photo by Susan Waymire
photo by Susan Waymire
Extinction.... a powerful word when it comes to wildlife. Impact travel has become the new buzzword in the travel industry, referring to travel that makes a difference to either people or wildlife. In this case we are looking at threatened animals on the brink of extinction. Many species worldwide are battling both man and nature while attempting to survive. There are many trips now that focus on these wildlife efforts, and I was fortunate to travel with Natural Habitat Adventures, who specializes in these trips as they have local naturalists that are educated on each species throughout the world.

Recently, I traveled to Churchill, Manitoba. Why? Churchill is home of the polar bears right on Hudson Bay just south of the Arctic Circle at the 58th parallel. These magnificent bears call the tundra their home when the ice melts during their summer. We came face to face with these white giants for three days. While traveling, we were accompanied by our own bear expert, learning about the polar bears in their Arctic habitat. Lumbering along in our giant polar rover (a fire truck chassis on massive tires), we were given full lectures on the bears and their habits as well as the impact of climate change in the Arctic. Prime time for viewing the polar bears is for 6-8 weeks from early October to mid-November. Having traveled to wildlife-dense areas of the Amazon and Africa, my expectations were low that watching bears alone would be exciting.

I couldn’t have been more wrong!

Polar bears are considered marine mammals, as they depend on oceanic life. They are the master hunters of all bears. Churchill and the outlying areas around this small town of 950 is the resting place for the bears after the ice melts. As we learned, the bears travel great distances gorging themselves on ring seal while on the ice. After it melts, they return to the tundra and fast — perhaps some nibbles of kelp, but no protein. So, after returning to dry land, the bear conserves energy patiently waiting for the ice to return in November or December. Even while fasting polar bears are animated, and we saw all kinds of excitement. We witnessed forms of curiosity, intelligence, cleansing, sparring and of course, just “conserving energy” in the form of a nap. Polar bears are experts at conserving energy as they fast for months. It was bears being authentic — no ice pools behind bars, no balls or other stimulation... just polar bears being themselves in their own habitat.

The bears looked very healthy, as they had fed on the ice through last July. With this extended season, their coats were full, mothers healthy and cubs fed. We asked about the impact of climate change and global warming. At this time (each year varies), 2019 was a great year: no skinny bears. These massive hunters are top of the food chain in the Arctic. With ice melting at various rates, their primary source of food, the ring seal, remains dependent on the fish under the ice. No fish, no seals, no bears. Should the ice not remain for a long enough period of time over the year, the bears starve as the seals are fewer, and this becomes their battle for survival.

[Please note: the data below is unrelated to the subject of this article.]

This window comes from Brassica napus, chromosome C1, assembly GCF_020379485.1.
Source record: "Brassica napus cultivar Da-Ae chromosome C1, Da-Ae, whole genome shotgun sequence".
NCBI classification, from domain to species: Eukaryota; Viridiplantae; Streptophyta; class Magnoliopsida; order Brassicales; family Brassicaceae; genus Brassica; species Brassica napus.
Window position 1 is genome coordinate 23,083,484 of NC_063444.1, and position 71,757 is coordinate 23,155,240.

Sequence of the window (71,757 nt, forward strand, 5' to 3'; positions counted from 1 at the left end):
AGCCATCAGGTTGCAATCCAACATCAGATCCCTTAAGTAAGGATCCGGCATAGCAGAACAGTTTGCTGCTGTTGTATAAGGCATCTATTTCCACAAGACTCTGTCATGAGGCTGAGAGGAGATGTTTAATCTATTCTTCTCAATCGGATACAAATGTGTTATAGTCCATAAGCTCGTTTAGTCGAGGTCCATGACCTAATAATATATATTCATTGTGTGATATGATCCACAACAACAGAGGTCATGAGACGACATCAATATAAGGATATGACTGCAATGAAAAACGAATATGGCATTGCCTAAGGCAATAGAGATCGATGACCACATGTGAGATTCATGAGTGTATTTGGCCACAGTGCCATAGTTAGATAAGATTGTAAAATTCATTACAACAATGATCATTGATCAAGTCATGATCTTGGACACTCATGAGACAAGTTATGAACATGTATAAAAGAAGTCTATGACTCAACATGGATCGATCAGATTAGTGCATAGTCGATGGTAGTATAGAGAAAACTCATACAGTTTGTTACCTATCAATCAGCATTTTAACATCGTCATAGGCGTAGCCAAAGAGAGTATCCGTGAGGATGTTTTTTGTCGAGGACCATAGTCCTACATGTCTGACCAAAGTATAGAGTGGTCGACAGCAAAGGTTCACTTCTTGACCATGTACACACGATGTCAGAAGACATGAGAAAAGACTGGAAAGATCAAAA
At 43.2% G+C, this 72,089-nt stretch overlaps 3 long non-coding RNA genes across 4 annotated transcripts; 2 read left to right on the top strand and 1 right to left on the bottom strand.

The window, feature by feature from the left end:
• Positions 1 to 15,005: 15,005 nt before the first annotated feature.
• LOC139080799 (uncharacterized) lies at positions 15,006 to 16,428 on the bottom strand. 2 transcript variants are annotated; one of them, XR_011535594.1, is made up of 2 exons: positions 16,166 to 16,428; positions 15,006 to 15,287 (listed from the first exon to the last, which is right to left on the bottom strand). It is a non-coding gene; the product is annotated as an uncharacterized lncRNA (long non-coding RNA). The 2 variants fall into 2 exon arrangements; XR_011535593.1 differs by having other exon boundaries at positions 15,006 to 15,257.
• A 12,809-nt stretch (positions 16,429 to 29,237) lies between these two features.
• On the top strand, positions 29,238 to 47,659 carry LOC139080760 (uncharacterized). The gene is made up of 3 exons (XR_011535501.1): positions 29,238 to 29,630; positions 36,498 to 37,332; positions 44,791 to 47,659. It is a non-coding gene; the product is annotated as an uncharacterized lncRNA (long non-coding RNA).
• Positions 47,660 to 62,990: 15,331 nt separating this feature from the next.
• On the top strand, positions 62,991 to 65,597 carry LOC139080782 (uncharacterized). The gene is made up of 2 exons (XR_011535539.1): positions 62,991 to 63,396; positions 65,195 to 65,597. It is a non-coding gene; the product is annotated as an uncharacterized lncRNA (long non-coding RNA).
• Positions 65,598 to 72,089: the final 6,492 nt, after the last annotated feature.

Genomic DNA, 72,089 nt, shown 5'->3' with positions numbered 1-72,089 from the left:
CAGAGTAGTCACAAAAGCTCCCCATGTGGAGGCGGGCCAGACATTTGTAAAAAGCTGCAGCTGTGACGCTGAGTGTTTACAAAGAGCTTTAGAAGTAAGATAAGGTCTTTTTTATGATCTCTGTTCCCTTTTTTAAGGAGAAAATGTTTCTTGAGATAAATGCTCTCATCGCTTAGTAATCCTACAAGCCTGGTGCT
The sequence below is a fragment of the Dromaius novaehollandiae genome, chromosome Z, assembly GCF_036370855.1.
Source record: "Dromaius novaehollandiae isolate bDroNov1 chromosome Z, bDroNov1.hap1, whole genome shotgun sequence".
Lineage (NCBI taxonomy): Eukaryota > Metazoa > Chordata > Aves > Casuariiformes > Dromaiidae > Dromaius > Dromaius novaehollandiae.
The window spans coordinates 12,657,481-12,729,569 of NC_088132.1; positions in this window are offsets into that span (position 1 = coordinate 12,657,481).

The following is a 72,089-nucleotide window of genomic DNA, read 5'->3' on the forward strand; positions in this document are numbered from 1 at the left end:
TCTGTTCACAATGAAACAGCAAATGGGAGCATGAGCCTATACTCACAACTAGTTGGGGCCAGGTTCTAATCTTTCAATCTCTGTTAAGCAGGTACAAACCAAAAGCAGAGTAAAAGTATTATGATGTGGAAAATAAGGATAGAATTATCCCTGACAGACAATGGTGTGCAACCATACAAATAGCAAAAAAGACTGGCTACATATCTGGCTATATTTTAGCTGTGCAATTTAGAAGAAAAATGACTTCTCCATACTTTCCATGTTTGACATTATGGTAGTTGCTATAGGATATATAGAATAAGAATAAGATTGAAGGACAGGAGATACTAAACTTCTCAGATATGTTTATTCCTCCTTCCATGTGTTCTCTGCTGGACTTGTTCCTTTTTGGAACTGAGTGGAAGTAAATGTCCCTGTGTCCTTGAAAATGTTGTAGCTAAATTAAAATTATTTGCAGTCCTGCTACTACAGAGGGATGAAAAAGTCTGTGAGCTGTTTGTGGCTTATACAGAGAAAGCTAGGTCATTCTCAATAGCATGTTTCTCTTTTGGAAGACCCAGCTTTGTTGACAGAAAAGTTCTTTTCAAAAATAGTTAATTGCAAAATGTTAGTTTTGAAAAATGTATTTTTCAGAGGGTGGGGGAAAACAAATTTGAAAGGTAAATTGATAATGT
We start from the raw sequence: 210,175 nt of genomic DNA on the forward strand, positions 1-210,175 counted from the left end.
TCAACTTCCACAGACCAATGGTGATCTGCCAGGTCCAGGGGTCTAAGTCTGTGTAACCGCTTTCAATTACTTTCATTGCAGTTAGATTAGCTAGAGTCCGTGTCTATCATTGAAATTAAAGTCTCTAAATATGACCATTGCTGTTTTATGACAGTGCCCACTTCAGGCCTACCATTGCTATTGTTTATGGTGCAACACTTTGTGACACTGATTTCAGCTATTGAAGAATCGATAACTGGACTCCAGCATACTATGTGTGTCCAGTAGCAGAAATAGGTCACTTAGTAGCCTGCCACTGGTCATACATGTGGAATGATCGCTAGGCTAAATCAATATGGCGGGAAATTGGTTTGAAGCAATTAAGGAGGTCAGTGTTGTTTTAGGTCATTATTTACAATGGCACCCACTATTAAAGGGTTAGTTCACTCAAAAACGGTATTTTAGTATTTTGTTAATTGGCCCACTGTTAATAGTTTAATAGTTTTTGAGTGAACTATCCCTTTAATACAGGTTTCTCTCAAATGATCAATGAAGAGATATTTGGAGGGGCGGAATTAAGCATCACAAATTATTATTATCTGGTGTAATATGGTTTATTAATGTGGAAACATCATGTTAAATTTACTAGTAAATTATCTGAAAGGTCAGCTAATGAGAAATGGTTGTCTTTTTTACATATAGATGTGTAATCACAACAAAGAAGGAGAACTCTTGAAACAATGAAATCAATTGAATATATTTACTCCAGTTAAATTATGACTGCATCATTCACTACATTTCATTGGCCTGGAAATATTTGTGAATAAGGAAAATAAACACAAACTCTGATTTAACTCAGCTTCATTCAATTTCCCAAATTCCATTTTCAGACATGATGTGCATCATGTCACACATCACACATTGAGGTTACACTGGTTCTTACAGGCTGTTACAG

Hudson Bay is relatively shallow (800 feet at its deepest) so the ice usually remains through June or July; in some recent years it has been only May. A couple of months of less feeding makes a big difference to a polar bear. A mother polar bear will not reproduce if she is not adequately fed. It used to be two cubs per birth; now, it’s down to 1.2 in statistics. With the ice being in flux, a mother’s ability to reproduce is diminishing. That’s impact.

Polar bears need to adapt to being around humans in Churchill. Should a bear stray through town, that bear will be transferred to polar bear jail. The bear remains there for 30 days. At that point, the World Wildlife Fund will transport it via helicopter 40 miles away — far enough away from being a human threat. It requires a $3,500 donation to transport a bear out of jail and WWF actually lets you designate your donation to get a polar bear out of jail.

Churchill has a 10 p.m. curfew, and walking alone at night is not allowed. I viewed Churchill as an Arctic version of Sisters: many self-employed people — artists, writers, and shop owners — all making a living in a small town when tourists arrive. Everyone has respect for the bears as they rely on them for their livelihood. The authenticity of this place and the people touched me. Surprisingly, they have year-round tourism: the northern lights from December-March, the beluga whales during the summer, and then the polar bears from October through mid-November — so fairly steady business for these people living on the edge of the Arctic Circle.

While on this trip, we received a bonus: an early season display of the northern lights. From January through March, Churchill is home of this spectacular light show and one of the best viewing places in the world. We were driven to our closest InukShuk (Inuit cairn) to witness this extraordinary natural phenomenon…in late October! This light show, with the help of my new iPhone Promax 11, made for no less than a spiritual experience. The only words I have to describe this are amazingly breathtaking! I was thankful for having purchased two great cameras for this trip, a Nikon with a traditional 300?mm lens for close-ups of the bears, and the new iPhone 11 for more up-close shots, scenery, and nightmode.

This year I celebrated a milestone birthday, and my goal was to travel and have some unique adventures —cultural, active, and wildlife. Having done some incredible travels to Egypt and the Dolomites this year, I have to say this trip topped them all —short, sweet, but with impact.